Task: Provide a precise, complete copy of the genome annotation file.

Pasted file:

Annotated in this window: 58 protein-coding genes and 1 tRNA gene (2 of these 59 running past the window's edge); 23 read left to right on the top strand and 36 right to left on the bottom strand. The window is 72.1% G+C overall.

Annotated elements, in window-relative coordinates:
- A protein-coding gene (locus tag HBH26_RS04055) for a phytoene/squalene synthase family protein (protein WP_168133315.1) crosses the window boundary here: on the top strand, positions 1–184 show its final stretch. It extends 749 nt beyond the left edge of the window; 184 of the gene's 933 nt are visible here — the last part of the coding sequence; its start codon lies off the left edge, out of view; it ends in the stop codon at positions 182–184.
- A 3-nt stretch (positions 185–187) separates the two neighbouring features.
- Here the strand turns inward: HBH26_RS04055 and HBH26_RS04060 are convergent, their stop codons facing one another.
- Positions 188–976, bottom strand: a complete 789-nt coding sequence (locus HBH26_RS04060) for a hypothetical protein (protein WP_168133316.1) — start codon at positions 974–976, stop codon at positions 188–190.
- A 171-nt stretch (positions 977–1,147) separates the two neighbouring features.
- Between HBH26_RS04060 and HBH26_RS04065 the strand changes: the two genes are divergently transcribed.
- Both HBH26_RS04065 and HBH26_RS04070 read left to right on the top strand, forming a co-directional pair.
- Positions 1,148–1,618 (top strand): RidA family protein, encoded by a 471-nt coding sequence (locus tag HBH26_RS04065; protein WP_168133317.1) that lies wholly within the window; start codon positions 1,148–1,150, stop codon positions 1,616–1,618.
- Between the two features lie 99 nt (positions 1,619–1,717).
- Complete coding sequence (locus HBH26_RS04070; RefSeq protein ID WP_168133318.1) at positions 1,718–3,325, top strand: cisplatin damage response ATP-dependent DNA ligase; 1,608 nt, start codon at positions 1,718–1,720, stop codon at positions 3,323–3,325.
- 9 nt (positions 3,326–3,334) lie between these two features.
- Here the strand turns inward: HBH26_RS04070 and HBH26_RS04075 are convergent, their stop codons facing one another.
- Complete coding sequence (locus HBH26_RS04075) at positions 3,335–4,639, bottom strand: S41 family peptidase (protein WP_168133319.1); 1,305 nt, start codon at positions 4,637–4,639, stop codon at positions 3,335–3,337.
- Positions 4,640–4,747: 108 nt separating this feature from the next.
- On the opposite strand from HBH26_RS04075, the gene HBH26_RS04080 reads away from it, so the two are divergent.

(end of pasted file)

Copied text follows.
Annotated in this window: 58 protein-coding genes and 1 tRNA gene (2 of these 59 running past the window's edge); 23 read left to right on the top strand and 36 right to left on the bottom strand. The window is 72.1% G+C overall.

Annotated elements, in window-relative coordinates:
- A protein-coding gene (locus tag HBH26_RS04055) for a phytoene/squalene synthase family protein (protein WP_168133315.1) crosses the window boundary here: on the top strand, positions 1–184 show its final stretch. It extends 749 nt beyond the left edge of the window; 184 of the gene's 933 nt are visible here — the last part of the coding sequence; its start codon lies off the left edge, out of view; it ends in the stop codon at positions 182–184.
- A 3-nt stretch (positions 185–187) separates the two neighbouring features.
- Here the strand turns inward: HBH26_RS04055 and HBH26_RS04060 are convergent, their stop codons facing one another.
- Positions 188–976, bottom strand: a complete 789-nt coding sequence (locus HBH26_RS04060) for a hypothetical protein (protein WP_168133316.1) — start codon at positions 974–976, stop codon at positions 188–190.
- A 171-nt stretch (positions 977–1,147) separates the two neighbouring features.
- Between HBH26_RS04060 and HBH26_RS04065 the strand changes: the two genes are divergently transcribed.
- Both HBH26_RS04065 and HBH26_RS04070 read left to right on the top strand, forming a co-directional pair.
- Positions 1,148–1,618 (top strand): RidA family protein, encoded by a 471-nt coding sequence (locus tag HBH26_RS04065; protein WP_168133317.1) that lies wholly within the window; start codon positions 1,148–1,150, stop codon positions 1,616–1,618.
- Between the two features lie 99 nt (positions 1,619–1,717).
- Complete coding sequence (locus HBH26_RS04070; RefSeq protein ID WP_168133318.1) at positions 1,718–3,325, top strand: cisplatin damage response ATP-dependent DNA ligase; 1,608 nt, start codon at positions 1,718–1,720, stop codon at positions 3,323–3,325.
- 9 nt (positions 3,326–3,334) lie between these two features.
- Here the strand turns inward: HBH26_RS04070 and HBH26_RS04075 are convergent, their stop codons facing one another.
- Complete coding sequence (locus HBH26_RS04075) at positions 3,335–4,639, bottom strand: S41 family peptidase (protein WP_168133319.1); 1,305 nt, start codon at positions 4,637–4,639, stop codon at positions 3,335–3,337.
- Positions 4,640–4,747: 108 nt separating this feature from the next.
- On the opposite strand from HBH26_RS04075, the gene HBH26_RS04080 reads away from it, so the two are divergent.